“Lord, open the eyes of the King of England!” cried William Tyndale.
The 16th Century Language Scholar Was Burned at the Stake for Daring to Translate the Bible Into EnglishIn a few seconds it would all be over. Tyndale had been caught, tried, imprisoned for 16 months, and was about to die. But his English translation of the New Testament and parts of the Old Testament, which the church and state had tried to squelch, was still alive. The officials could burn copies of English Bibles, even burn his body, but people were desperate to hear and read the Bible in English. After all, how could they properly understand God if they couldn’t understand his Word?
Tyndale had been harboring what the church and state regarded as seditious and heretical views for more than a decade. Translating the Bible into English had been considered heresy for more than 100 years, but Tyndale firmly believed the people of England should have access to a Bible in their language and shouldn’t be restricted to church teachings from the Latin text.
“If God spare my life ere many years,” Tyndale famously told church authorities, “I will cause a boy that driveth the plow to know more of the Scriptures than you!”
Denied by the Bishop of London the right to translate or print the New Testament, Tyndale fled to mainland Europe to finish his New Testament translation and begin work on the Old Testament. In 1526, thousands of copies of his completed New Testament came off the German presses and were smuggled into England in bales of cloth.
Even after Henry VIII declared the Church of England’s independence from Rome, a price was still on Tyndale’s head for spreading sedition. In 1535, he was captured by a bounty hunter in Antwerp. After a 16-month imprisonment at Vilvoorde Castle near Brussels, Tyndale was led outside and strangled before being burned at the stake. He never finished his translation of the Old Testament.
Tyndale’s work and principles would live on in future English versions of the Bible, including the New International Version. A master scholar of eight languages, Tyndale was meticulous in his translation of the Bible’s original Greek and Hebrew, and his style of English was uncommonly beautiful.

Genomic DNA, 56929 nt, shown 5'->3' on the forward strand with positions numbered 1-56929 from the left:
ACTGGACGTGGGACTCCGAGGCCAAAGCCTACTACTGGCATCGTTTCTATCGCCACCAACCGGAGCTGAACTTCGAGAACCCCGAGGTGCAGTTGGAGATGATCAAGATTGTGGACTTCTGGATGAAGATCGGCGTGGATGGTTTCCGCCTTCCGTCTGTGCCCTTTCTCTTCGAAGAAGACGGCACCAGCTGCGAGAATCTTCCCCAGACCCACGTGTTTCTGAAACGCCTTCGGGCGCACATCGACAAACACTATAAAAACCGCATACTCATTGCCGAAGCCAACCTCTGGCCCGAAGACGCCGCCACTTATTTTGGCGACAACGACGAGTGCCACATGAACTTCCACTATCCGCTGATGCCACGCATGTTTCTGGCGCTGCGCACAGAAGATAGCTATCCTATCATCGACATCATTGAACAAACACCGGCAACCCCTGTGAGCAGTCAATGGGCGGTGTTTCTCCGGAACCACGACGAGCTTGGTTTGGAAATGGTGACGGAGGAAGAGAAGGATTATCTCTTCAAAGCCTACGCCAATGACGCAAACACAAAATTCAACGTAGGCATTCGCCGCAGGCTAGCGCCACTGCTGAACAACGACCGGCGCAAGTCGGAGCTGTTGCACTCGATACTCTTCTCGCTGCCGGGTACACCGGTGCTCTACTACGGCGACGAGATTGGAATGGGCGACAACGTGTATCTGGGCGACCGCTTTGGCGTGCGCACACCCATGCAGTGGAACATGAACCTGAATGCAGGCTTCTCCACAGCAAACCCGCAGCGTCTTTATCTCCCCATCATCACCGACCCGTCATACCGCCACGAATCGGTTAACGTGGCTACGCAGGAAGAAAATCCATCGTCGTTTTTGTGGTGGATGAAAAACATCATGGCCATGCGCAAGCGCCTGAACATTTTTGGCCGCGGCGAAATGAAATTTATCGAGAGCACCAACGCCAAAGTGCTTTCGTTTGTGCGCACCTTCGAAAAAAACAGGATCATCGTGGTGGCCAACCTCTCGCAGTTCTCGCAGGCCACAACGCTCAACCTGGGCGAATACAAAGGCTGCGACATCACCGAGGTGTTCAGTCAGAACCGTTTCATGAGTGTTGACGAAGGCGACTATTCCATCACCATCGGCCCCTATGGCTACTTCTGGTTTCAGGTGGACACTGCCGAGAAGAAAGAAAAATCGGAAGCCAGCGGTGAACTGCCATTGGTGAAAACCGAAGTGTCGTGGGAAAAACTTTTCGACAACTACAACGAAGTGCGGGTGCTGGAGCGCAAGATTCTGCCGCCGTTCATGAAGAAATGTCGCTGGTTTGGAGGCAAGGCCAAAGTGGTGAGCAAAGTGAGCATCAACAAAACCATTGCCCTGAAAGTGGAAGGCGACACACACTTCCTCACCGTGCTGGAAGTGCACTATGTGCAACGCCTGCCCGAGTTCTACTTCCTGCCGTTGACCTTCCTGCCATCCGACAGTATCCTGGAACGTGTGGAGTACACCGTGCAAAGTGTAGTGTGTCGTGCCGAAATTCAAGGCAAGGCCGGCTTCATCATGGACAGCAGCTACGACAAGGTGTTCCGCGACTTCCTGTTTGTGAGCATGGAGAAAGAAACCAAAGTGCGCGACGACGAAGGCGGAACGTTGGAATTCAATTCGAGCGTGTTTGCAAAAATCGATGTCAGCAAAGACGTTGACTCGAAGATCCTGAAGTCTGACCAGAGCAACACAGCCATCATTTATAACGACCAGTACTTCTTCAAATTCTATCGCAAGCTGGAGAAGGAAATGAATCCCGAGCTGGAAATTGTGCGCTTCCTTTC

Tyndale’s translation of the Bible was simple but elegant. As his translation spread, his plain rhetorical style also spread and began to form the basis of a new English style, one that took common speech and elevated it into comprehensible prose. Some of the most famous phrases in the English language can still be attributed to Tyndale, including “and the truth shall make you free;” “eat, drink, and be merry;” and “the powers that be.”
New translations made few changes to Tyndale’s work and wording. The Great Bible of 1539 was published by the royal authority of King Henry VIII just three years after Tyndale’s death. Ironically, this Bible was based on Coverdale’s Bible, which was essentially Tyndale’s translation with the parts of the Old Testament that Tyndale had not translated filled by translations of Latin and German versions.
The Geneva Bible was the first complete English translation of the Bible from the Greek and Hebrew. The Geneva Bible translators also consulted Tyndale’s earlier work, as would the translators of the 1611 King James Version of the Bible. In fact, 83 percent of the King James Version is based on Tyndale’s translation.
Tyndale’s influence is evident in nearly every English Bible translation available today. The New International Version is based on the same principles demonstrated in Tyndale’s work—accuracy, beauty, clarity—and is inspired by his style and language.